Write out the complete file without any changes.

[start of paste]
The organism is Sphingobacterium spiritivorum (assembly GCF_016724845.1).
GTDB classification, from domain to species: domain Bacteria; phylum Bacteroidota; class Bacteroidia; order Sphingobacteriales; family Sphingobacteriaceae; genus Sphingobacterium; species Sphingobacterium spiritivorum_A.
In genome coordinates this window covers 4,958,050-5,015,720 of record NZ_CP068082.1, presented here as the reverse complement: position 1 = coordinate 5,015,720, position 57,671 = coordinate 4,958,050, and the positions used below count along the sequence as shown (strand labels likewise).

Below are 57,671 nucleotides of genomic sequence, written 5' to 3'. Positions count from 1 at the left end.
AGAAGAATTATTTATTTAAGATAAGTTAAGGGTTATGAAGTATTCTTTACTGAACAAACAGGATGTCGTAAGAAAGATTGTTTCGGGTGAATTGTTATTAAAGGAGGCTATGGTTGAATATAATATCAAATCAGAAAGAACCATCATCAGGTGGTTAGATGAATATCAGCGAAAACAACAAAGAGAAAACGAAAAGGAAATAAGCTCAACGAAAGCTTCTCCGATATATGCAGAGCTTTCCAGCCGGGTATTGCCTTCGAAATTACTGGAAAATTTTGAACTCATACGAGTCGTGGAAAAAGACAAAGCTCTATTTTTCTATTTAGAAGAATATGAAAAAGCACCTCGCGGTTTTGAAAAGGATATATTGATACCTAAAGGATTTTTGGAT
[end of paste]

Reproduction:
The organism is Sphingobacterium spiritivorum (assembly GCF_016724845.1).
GTDB classification, from domain to species: domain Bacteria; phylum Bacteroidota; class Bacteroidia; order Sphingobacteriales; family Sphingobacteriaceae; genus Sphingobacterium; species Sphingobacterium spiritivorum_A.
In genome coordinates this window covers 4,958,050-5,015,720 of record NZ_CP068082.1, presented here as the reverse complement: position 1 = coordinate 5,015,720, position 57,671 = coordinate 4,958,050, and the positions used below count along the sequence as shown (strand labels likewise).

Below are 57,671 nucleotides of genomic sequence, written 5' to 3'. Positions count from 1 at the left end.
AGAAGAATTATTTATTTAAGATAAGTTAAGGGTTATGAAGTATTCTTTACTGAACAAACAGGATGTCGTAAGAAAGATTGTTTCGGGTGAATTGTTATTAAAGGAGGCTATGGTTGAATATAATATCAAATCAGAAAGAACCATCATCAGGTGGTTAGATGAATATCAGCGAAAACAACAAAGAGAAAACGAAAAGGAAATAAGCTCAACGAAAGCTTCTCCGATATATGCAGAGCTTTCCAGCCGGGTATTGCCTTCGAAATTACTGGAAAATTTTGAACTCATACGAGTCGTGGAAAAAGACAAAGCTCTATTTTTCTATTTAGAAGAATATGAAAAAGCACCTCGCGGTTTTGAAAAGGATATATTGATACCTAAAGGATTTTTGGAT